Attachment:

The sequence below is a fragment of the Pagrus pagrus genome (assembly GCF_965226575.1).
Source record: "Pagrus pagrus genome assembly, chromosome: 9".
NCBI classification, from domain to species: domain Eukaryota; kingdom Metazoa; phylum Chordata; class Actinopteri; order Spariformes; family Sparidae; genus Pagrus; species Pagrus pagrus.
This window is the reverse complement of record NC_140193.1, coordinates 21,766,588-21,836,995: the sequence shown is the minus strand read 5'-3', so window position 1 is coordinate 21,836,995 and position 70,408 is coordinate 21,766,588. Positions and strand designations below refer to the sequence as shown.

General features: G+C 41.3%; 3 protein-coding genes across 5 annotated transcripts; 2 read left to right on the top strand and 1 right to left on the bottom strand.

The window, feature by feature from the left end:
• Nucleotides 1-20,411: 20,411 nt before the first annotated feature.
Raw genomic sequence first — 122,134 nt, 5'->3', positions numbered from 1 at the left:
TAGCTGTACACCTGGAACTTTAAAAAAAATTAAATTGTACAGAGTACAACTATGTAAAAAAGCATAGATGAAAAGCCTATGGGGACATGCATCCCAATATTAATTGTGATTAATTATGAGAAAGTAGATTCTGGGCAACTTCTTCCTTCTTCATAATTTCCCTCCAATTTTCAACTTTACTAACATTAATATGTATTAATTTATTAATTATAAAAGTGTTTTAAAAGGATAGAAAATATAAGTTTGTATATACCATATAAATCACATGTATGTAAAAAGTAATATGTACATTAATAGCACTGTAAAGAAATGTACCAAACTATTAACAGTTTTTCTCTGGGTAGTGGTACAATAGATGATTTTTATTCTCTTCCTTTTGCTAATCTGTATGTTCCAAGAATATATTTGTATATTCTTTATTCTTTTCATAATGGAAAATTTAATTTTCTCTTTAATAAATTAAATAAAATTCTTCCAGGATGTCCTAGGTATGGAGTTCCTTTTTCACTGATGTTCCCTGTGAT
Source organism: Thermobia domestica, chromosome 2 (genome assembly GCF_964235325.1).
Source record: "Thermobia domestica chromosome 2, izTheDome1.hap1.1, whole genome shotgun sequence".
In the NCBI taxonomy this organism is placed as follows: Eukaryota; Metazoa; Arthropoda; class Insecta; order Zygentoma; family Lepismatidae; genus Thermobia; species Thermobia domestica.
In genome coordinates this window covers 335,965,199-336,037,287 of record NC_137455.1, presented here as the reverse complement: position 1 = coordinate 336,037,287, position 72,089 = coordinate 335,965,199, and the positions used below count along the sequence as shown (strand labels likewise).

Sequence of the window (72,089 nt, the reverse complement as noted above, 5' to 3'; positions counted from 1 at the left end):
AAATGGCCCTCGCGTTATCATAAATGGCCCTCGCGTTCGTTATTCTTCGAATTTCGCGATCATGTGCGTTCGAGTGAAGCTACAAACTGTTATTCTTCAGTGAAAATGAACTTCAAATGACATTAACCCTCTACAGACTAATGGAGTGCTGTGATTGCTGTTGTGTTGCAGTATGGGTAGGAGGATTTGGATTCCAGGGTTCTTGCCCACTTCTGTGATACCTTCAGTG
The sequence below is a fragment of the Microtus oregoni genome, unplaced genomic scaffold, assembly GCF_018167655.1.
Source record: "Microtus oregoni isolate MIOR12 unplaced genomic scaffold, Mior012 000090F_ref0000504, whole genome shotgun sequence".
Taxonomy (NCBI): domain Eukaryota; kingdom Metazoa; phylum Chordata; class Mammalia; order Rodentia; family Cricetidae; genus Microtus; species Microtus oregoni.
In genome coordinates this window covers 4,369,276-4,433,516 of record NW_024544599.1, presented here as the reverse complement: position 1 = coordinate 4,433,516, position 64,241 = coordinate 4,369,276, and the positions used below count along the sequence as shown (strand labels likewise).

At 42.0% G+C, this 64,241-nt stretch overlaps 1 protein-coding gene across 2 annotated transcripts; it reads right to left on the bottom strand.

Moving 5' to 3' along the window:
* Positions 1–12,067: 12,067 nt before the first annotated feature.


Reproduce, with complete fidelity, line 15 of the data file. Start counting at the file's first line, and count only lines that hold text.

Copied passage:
AAATGGCCCTCGCGTTATCATAAATGGCCCTCGCGTTCGTTATTCTTCGAATTTCGCGATCATGTGCGTTCGAGTGAAGCTACAAACTGTTATTCTTCAGTGAAAATGAACTTCAAATGACATTAACCCTCTACAGACTAATGGAGTGCTGTGATTGCTGTTGTGTTGCAGTATGGGTAGGAGGATTTGGATTCCAGGGTTCTTGCCCACTTCTGTGATACCTTCAGTG